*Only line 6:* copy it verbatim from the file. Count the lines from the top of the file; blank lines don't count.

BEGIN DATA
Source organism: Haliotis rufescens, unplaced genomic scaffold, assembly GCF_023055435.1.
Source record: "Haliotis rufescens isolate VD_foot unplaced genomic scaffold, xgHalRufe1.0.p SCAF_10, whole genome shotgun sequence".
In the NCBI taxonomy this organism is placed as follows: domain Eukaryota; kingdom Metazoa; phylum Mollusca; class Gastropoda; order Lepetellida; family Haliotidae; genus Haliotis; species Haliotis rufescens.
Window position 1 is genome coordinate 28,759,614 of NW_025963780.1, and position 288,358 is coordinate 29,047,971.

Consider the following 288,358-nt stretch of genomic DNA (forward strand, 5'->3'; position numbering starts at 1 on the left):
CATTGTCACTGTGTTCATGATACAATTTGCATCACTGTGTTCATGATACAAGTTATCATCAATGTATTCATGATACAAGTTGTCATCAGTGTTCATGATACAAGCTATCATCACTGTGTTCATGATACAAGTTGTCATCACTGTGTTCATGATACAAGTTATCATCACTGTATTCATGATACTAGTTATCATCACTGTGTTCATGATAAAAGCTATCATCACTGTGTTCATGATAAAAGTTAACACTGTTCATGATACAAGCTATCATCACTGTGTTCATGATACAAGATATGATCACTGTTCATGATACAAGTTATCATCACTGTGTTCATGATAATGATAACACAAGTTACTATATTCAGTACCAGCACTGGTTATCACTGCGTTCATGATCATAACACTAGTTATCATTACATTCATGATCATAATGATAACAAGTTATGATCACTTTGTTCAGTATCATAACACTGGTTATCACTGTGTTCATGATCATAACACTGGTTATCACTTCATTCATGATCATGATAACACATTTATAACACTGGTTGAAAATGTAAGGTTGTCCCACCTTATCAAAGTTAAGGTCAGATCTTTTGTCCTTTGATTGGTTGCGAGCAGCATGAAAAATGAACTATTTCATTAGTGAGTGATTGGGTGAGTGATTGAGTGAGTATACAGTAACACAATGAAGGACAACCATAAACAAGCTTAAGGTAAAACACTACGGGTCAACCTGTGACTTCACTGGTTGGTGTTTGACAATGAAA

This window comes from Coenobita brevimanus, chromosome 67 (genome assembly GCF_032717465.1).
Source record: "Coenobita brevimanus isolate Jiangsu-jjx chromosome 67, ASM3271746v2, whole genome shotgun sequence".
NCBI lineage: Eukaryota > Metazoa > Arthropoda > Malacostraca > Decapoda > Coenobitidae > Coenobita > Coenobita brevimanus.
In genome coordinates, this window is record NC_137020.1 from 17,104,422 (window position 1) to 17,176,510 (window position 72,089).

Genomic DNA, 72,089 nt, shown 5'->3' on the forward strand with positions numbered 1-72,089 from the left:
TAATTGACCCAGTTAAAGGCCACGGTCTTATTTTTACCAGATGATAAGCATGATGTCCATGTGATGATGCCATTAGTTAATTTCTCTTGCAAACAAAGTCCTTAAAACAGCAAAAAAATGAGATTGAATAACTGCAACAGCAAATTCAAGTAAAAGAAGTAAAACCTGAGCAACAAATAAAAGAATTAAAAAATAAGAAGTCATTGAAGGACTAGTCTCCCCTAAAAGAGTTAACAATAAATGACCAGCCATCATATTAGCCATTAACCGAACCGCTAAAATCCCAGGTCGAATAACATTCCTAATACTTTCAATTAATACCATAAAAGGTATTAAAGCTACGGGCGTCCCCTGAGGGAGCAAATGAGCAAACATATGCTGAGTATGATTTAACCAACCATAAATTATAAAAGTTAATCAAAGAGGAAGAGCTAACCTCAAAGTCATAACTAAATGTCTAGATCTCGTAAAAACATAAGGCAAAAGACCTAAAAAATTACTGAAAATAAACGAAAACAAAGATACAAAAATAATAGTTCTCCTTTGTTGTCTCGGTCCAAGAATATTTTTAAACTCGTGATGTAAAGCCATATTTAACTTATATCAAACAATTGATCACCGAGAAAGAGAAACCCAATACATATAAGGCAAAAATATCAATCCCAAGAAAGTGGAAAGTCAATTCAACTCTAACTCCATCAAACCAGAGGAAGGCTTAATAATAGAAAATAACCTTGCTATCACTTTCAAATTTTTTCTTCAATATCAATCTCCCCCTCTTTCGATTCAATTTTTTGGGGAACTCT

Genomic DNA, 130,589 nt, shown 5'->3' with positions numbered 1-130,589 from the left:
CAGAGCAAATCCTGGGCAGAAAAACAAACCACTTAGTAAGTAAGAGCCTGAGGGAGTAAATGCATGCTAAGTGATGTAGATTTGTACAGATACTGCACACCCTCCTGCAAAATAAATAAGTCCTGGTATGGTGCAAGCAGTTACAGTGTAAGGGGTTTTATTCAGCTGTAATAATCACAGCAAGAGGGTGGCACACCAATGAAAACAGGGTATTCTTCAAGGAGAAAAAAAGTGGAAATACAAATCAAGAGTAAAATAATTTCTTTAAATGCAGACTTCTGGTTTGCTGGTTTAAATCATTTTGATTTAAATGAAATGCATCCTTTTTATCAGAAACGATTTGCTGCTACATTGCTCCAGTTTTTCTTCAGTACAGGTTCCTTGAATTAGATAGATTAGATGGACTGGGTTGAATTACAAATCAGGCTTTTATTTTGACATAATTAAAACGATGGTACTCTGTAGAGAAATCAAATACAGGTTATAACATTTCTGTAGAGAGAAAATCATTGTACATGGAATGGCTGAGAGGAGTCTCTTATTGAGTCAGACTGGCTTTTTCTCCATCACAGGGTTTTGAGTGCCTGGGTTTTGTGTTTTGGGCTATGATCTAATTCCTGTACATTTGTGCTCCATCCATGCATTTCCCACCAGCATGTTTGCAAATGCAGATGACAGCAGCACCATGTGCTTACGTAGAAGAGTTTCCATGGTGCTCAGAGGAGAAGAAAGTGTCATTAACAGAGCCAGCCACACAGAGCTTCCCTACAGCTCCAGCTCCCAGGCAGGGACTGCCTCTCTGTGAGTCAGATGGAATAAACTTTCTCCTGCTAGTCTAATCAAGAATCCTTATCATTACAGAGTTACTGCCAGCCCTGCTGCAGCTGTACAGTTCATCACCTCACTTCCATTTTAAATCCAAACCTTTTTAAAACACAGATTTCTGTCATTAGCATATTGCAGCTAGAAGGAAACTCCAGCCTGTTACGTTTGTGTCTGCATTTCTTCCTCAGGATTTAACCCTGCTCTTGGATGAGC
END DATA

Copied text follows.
CATTGTCACTGTGTTCATGATACAATTTGCATCACTGTGTTCATGATACAAGTTATCATCAATGTATTCATGATACAAGTTGTCATCAGTGTTCATGATACAAGCTATCATCACTGTGTTCATGATACAAGTTGTCATCACTGTGTTCATGATACAAGTTATCATCACTGTATTCATGATACTAGTTATCATCACTGTGTTCATGATAAAAGCTATCATCACTGTGTTCATGATAAAAGTTAACACTGTTCATGATACAAGCTATCATCACTGTGTTCATGATACAAGATATGATCACTGTTCATGATACAAGTTATCATCACTGTGTTCATGATAATGATAACACAAGTTACTATATTCAGTACCAGCACTGGTTATCACTGCGTTCATGATCATAACACTAGTTATCATTACATTCATGATCATAATGATAACAAGTTATGATCACTTTGTTCAGTATCATAACACTGGTTATCACTGTGTTCATGATCATAACACTGGTTATCACTTCATTCATGATCATGATAACACATTTATAACACTGGTTGAAAATGTAAGGTTGTCCCACCTTATCAAAGTTAAGGTCAGATCTTTTGTCCTTTGATTGGTTGCGAGCAGCATGAAAAATGAACTATTTCATTAGTGAGTGATTGGGTGAGTGATTGAGTGAGTATACAGTAACACAATGAAGGACAACCATAAACAAGCTTAAGGTAAAACACTACGGGTCAACCTGTGACTTCACTGGTTGGTGTTTGACAATGAAA